reviews\ Nov 19, 2002 at 7:00 pm

Tiger Woods PGA Tour 2003 - GC - Review

It seems as though only a decade ago the sport of golf was reserved for retirees in pants hoisted up to their navels in sunny Florida.  Play the front nine, have a Manhattan or a Glenfiddich on the rocks, and stumble through the back nine while living off of a 401k.  Then word got out about a kid from Southern California who could tame 18 holes like Crocodile Dundee could a wildebeest.  It took only one man, a Tiger actually, to completely turn the normally conservative sport of golf upside down and breathe new life into it. 


Much like Tiger Woods saved golf from the mires of Cardigans and plaid pants, Electronic Arts has saved the sport’s video counterpart with Tiger Woods PGA Tour 2003.  The latest edition of the number one selling golf franchise is the best yet, retaining everything that made the previous versions great and adding features to push it beyond. 


Much of the time spent playing Tiger Woods 2003 will be in the Tiger Challenge Mode.  In this mode, golfers tackle progressively harder challenges to unlock golfers, both real PGA tour pros and outrageous fictional characters, and golf courses, nine official PGA courses and three fantastically designed courses.  Most of the challenges are match plays versus one other CPU-controlled golfer, with the winner taking home cash and unlocking courses and golfers.  Other steps in the Tiger Challenge ladder include Skins matches, Tournaments, and Scenario modes, where golfers are playing in odds-against-them challenges.  There are five rounds, each culminating with a difficult challenge to attain a Tour Card that will boost your money earnings.  


Returning from last year’s edition is Speed Golf, a rock n’ roll version of traditional golf that awards golfers on speed as well as accuracy.  This mode is especially fun when playing head-to-head against a friend.  Various cash prizes are awarded for getting the first strike, longest drive, fewest strokes, and finishing first.  Once gamers tee off, it becomes an all-out first-person sprint by rapidly pressing the L button.  It’s a much different take on the sport, and a blast to play with a buddy.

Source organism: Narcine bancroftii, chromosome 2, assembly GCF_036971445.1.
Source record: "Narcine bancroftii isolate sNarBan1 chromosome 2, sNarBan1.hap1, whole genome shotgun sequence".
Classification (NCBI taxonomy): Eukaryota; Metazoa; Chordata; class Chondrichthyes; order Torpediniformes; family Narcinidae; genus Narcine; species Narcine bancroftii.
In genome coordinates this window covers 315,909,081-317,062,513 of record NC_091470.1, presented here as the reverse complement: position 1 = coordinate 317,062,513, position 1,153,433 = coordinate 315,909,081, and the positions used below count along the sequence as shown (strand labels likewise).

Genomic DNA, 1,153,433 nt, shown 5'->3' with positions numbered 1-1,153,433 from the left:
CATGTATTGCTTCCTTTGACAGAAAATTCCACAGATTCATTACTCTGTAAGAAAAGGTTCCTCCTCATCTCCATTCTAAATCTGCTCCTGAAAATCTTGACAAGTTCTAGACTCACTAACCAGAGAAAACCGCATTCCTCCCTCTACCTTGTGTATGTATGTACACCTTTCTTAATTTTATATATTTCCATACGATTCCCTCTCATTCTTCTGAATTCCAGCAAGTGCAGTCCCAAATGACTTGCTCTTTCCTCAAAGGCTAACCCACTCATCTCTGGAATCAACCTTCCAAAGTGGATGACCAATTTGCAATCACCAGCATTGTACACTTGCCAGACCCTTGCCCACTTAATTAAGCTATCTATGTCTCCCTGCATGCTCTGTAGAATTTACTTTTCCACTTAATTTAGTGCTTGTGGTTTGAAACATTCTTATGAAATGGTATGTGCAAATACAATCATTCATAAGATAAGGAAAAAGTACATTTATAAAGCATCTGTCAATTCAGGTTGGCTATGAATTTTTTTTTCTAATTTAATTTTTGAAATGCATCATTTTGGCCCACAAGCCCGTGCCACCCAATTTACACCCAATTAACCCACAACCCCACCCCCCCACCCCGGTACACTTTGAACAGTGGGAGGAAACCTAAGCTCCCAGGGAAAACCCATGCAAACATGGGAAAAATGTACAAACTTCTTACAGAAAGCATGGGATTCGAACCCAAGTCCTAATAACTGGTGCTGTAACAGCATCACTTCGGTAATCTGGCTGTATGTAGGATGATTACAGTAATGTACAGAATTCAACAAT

A new addition this year is Skillzone mode, which is akin to Madden 2003’s Minicamp mode.  Skillzone challenges golfers in mini-games by placing targets in picturesque driving ranges.  Golfers will need the accuracy of a plastic surgeon in Hollywood to successfully hit all the targets in each game which range from a single-player timed target challenge to a game of head-to-head Horse, appropriately renamed T-I-G-E-R (is there enough room on the disk for Tiger’s ego?).  Unfortunately, each game in Skillzone is basically the same: try and hit the targets with approach shots from 30 – 300 yards.  There is no putting or chipping mini-game (hopefully something to look forward to in next year’s version). 


Scenario mode returns with 50 various situations (versus last year’s 26) varying from a pitch n’ putt par-3 challenge to salvaging an 18 hole score on the back nine in typhoon-like conditions.  Certain goals are set to complete each scenario, with the gold medal goals requiring perfect play.  Scenario mode offers an excellent diversion once the Tiger Challenge is completed.